Further Reading[edit]

  • David Adler: "Rangers-Astros position-by-position breakdown", mlb.com, October 15, 2023. [1]
  • Theo DeRosa: "Astros, Rangers latest intrastate rivals to face off in postseason", mlb.com, October 12, 2023. [2]
  • Matt Kelly: "Rangers clinch home field in World Series", mlb.com, October 23, 2023. [3]
  • Julia Kreuz: "3 under-the-radar Rangers who can impact the ALCS", mlb.com, October 14, 2023. [4]
  • Julia Kreuz: "Adolis’s record-setting ALCS earns him MVP honors: García follows Game 6 grand slam with pair of homers in Game 7 vs. Houston", mlb.com, October 24, 2023. [5]
  • Kennedi Landry: "Rangers boot Astros in Game 7 to reach 1st World Series since '11: García homers twice with five RBIs to snag ALCS MVP; Bochy taking 3rd club to WS", mlb.com, October 24, 2023. [6]
  • Sarah Langs: "4,276 wins, four WS titles: An ALCS managerial matchup for the ages: 10 facts and figures behind Dusty Baker and Bruce Bochy's postseason meeting", mlb.com, October 13, 2023. [7]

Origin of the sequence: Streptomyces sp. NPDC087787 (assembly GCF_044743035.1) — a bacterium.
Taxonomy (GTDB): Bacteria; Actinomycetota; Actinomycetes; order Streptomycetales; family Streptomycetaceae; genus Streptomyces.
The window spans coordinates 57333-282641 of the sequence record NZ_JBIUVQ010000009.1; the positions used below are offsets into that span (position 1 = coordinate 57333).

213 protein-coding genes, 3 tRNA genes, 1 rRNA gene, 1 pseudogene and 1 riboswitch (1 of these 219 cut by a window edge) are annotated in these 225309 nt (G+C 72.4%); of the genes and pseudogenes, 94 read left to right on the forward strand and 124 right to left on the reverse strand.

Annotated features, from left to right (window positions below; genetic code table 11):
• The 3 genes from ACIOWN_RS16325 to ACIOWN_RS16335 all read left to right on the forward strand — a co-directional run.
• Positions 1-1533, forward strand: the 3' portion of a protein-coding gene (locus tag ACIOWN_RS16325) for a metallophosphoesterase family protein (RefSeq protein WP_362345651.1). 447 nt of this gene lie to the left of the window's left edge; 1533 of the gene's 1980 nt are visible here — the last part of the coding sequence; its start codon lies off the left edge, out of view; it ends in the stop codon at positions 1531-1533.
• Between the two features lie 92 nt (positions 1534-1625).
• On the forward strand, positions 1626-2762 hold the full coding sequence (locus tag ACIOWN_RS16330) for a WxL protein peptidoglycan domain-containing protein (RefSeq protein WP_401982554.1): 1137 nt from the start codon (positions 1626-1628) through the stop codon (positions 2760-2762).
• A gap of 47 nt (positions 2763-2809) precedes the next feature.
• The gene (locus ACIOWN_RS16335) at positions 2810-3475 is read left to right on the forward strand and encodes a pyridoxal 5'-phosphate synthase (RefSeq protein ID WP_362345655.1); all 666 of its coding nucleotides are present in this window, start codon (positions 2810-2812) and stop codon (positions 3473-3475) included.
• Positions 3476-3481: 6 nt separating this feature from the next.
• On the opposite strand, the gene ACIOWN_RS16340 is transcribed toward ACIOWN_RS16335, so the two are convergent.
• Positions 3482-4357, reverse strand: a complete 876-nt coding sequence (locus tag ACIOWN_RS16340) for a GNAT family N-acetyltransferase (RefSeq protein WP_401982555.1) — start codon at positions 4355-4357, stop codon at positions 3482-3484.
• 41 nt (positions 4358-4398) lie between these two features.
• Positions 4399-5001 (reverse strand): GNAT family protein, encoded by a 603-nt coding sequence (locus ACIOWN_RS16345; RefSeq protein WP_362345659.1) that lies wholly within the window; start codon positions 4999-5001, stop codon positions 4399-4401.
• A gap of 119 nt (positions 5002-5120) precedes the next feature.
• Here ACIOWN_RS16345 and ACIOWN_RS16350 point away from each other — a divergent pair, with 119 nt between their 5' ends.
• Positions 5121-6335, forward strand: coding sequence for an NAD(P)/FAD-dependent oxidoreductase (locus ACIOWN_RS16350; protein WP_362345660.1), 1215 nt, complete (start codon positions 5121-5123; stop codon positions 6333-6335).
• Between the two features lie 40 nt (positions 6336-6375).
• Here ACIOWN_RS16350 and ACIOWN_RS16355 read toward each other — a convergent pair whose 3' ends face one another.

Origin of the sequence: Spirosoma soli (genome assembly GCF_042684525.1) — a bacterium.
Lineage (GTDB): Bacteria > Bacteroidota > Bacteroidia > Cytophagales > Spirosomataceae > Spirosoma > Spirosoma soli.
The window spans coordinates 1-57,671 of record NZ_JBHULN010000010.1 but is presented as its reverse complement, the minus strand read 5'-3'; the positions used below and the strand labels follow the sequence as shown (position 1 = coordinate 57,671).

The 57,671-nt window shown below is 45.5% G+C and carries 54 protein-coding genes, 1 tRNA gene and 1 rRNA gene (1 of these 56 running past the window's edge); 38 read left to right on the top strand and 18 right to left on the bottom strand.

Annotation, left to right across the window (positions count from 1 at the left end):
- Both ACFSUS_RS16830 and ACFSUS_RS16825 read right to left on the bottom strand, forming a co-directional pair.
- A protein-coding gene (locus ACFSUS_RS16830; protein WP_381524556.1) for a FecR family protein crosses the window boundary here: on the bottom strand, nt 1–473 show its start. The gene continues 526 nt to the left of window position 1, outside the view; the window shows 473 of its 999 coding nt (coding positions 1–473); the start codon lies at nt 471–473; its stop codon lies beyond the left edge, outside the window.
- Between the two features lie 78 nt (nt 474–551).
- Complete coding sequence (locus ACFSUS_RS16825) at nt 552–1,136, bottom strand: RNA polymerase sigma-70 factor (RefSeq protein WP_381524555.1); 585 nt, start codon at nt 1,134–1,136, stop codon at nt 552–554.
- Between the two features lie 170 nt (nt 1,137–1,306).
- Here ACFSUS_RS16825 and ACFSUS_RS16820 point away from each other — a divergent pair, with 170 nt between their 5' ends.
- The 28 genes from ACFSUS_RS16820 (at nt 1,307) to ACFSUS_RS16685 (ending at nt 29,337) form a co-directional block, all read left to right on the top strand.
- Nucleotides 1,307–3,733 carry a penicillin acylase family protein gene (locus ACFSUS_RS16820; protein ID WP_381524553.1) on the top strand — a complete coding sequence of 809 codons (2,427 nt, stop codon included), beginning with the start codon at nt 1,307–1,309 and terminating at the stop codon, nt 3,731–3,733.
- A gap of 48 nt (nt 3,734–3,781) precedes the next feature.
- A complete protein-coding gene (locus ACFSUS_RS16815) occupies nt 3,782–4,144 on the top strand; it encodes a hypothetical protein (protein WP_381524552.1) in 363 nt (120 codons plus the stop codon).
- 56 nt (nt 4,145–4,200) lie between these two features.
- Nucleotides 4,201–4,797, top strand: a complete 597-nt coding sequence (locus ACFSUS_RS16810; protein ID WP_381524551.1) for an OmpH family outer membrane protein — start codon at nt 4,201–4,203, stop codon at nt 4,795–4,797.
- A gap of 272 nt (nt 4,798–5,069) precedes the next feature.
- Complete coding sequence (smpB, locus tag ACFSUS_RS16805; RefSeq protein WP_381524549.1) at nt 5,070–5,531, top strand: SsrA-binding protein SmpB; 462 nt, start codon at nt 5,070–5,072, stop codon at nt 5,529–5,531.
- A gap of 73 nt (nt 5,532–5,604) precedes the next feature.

• Brian McTaggart and Kennedi Landry: "Who has the upper hand in the ALCS? Here are 4 keys for each team", mlb.com, October 13, 2023. [8]

Related Sites[edit]

<< 2022

2023 Postseason

2024 >>

NL Wild Card Series Diamondbacks (WC3) over Brewers (NLC) (2-0)

NL Wild Card Series Phillies (WC1) over Marlins (WC2) (2-0)

NL Division Series Phillies (WC) over Braves (NLE) (3-1)

NL Division Series Diamondbacks (WC) over Dodgers (NLW) (3-0)

NL Championship Series Diamondbacks (WC) over Phillies (WC) (4-3)

World Series Rangers (AL) over Diamondbacks (NL) (4-1)

AL Championship Series Rangers (WC) over Astros (ALW) (4-3)

AL Division Series Rangers (WC) over Orioles (ALE) (3-0)

AL Division Series Astros (ALW) over Twins (ALC) (3-1)

AL Wild Card Series Twins (ALC) over Blue Jays (WC3) (2-0)

AL Wild Card Series Rangers (WC2) over Rays (WC1) (2-0)

Major League Baseball American League Championship Series

1970 | 1971 | 1972 | 1973 | 1974 | 1975 | 1976 | 1977 | 1978 | 1979
1980 | 1981 | 1982 | 1983 | 1984 | 1985 | 1986 | 1987 | 1988 | 1989
1990 | 1991 | 1992 | 1993 | 1995 | 1996 | 1997 | 1998 | 1999
2000 | 2001 | 2002 | 2003 | 2004 | 2005 | 2006 | 2007 | 2008 | 2009
2010 | 2011 | 2012 | 2013 | 2014 | 2015 | 2016 | 2017 | 2018 | 2019
2020 | 2021 | 2022 | 2023